Friday, May 11, 2012
The Fungibility of Books
10 minutes ago I had no idea what fungibility was. It's the quality of replaceability that certain commodities have. For instance. money is highly fungible. If were to loan Robyn a $10 bill, one I had drawn a happy face on, I would not be at all upset if the $10 bill she repaid me with lacked a happy face. That is, I was not expecting her to repay me with exactly the same bill. As a matter of fact I would have found it rather odd.
Books, though, are not fungible, at least not in my view. One of my favorite authors is Jim Butcher. If I were to lend Robyn, say, Jim Butcher's latest book, Ghost Story, and she repaid the loan by giving me his novel Stormfront I would have NOT thought the loan repaid. No one book is the equivalent of any other; like snowflakes, they are unique.
You might be wondering, What on earth is Karen on about? Excellent question!
One day, I want to write a post about the Department of Justice's suit against Apple and five of the Big-6 publishers, but this isn't the day. It has been suggested, though, that although there was collusion among Apple and the publishers that the collusion didn't amount to anything because books are -- wait for it -- fungible.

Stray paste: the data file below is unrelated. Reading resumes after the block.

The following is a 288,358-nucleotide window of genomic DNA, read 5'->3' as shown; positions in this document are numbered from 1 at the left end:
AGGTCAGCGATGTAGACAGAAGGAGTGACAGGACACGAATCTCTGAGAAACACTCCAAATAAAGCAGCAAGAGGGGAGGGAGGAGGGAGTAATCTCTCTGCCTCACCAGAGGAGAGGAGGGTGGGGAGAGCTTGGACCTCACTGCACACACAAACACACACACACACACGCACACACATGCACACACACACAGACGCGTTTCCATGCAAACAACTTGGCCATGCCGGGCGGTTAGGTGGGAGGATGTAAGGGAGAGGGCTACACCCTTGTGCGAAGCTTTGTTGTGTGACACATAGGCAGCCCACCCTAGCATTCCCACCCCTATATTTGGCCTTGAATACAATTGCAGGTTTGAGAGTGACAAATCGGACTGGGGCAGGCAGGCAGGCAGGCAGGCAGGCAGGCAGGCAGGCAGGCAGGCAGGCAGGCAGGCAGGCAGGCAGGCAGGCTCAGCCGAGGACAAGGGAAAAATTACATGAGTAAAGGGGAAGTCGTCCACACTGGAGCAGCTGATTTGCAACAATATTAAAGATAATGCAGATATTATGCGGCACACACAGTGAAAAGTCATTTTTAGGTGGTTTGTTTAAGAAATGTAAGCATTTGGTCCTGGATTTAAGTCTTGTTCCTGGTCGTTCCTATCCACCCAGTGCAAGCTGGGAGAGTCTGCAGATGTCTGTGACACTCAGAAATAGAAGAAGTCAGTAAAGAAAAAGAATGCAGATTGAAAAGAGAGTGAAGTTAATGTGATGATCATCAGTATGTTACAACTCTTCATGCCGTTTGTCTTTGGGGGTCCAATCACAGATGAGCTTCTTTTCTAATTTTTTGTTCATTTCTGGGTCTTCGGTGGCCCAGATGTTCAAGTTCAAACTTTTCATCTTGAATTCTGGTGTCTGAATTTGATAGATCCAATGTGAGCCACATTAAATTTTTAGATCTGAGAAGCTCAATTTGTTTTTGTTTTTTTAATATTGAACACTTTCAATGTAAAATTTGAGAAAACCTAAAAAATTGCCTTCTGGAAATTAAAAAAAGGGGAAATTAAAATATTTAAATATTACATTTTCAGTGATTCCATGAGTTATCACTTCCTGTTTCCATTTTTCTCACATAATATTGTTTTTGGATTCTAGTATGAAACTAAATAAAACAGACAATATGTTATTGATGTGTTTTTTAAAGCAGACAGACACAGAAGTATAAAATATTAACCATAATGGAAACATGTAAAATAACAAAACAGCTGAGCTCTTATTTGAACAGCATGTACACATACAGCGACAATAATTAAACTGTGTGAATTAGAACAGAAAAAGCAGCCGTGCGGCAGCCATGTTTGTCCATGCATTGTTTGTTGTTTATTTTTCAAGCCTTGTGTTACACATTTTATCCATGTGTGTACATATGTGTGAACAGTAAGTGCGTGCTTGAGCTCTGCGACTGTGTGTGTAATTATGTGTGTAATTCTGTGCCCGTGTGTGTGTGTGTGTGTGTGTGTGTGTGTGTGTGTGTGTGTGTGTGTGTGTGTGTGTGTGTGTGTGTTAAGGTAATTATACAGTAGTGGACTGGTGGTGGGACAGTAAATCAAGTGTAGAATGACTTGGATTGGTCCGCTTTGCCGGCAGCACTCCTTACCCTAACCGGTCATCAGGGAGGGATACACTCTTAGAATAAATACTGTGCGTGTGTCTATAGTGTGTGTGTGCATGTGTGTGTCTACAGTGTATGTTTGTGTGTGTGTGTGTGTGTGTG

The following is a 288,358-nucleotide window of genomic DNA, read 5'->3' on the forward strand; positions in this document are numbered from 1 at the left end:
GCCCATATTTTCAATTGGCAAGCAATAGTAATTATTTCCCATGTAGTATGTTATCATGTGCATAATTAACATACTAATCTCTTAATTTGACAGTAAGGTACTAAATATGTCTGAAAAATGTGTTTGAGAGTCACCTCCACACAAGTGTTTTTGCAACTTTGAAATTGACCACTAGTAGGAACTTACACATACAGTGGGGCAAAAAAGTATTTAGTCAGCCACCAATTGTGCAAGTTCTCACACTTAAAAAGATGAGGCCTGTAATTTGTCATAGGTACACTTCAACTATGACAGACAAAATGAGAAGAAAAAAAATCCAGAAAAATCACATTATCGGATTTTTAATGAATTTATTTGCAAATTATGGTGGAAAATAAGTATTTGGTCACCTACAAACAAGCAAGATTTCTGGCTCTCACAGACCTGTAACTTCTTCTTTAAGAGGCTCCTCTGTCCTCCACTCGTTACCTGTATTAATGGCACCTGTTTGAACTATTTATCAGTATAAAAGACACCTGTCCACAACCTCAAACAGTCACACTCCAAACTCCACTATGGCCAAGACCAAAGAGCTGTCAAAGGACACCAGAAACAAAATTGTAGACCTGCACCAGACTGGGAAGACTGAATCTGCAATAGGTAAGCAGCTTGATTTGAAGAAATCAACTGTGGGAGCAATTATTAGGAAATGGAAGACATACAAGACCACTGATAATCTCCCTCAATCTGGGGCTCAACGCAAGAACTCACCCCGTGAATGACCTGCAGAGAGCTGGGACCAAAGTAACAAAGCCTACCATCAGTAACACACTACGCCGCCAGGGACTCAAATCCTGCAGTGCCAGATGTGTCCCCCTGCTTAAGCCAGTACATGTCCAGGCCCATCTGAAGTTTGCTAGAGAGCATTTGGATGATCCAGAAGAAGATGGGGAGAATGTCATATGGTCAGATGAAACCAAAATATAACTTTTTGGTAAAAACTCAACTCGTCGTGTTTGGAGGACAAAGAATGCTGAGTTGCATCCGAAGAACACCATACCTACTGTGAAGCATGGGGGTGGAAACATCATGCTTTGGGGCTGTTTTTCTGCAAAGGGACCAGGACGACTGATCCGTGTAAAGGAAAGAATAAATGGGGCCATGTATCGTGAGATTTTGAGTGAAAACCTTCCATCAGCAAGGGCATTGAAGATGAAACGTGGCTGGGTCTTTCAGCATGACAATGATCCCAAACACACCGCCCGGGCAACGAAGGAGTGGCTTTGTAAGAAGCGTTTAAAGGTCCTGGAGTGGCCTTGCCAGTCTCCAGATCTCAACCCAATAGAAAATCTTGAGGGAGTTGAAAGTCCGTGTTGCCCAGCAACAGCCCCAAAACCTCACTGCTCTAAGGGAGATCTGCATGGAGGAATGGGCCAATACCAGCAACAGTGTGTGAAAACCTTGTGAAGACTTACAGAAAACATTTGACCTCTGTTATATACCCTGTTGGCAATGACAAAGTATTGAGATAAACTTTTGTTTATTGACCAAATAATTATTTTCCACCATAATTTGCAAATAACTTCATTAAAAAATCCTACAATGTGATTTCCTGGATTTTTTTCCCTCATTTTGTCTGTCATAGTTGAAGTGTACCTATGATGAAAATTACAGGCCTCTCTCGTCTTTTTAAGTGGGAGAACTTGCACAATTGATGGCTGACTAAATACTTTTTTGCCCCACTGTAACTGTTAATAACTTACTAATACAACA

Here's how the argument goes: Sure, we raised prices on a small sub-set of books, the best sellers, but many other books either didn't have their prices affected or they actually went down in price. For instance, many self-published books can be purchased quite reasonably. So it was always possible for a person to buy a book at pre-collusion prices, just not the same book (i.e., not a best seller). So, no harm, no foul, right?
I accept the economic statement, that many people aren't going to buy books at or beyond a certain price point, whether for reasons of poverty or principle, but I reject the idea that books are interchangeable.
White I agree that if the latest book by my favorite author was out of my price range I would not purchase it (I would either wait for the paperback, buy the ebook when it came down in price or take it out of the library), I do view this as a loss. That many other books are in my price range doesn't make it okay that the price of that one book was made high due to collusion.
I mean, I don't want to be contentious, but it reminds me of someone saying, "Well, it doesn't matter if your pet dies, you can always buy another." It's true but so not the point!
Anyway, that's my rant. I don't have them often, so I'm hoping you'll forgive this one. It was sparked by Joe Konrath's latest post, Simon Says. It's quite good, I'd encourage you to read it, especially the first bit.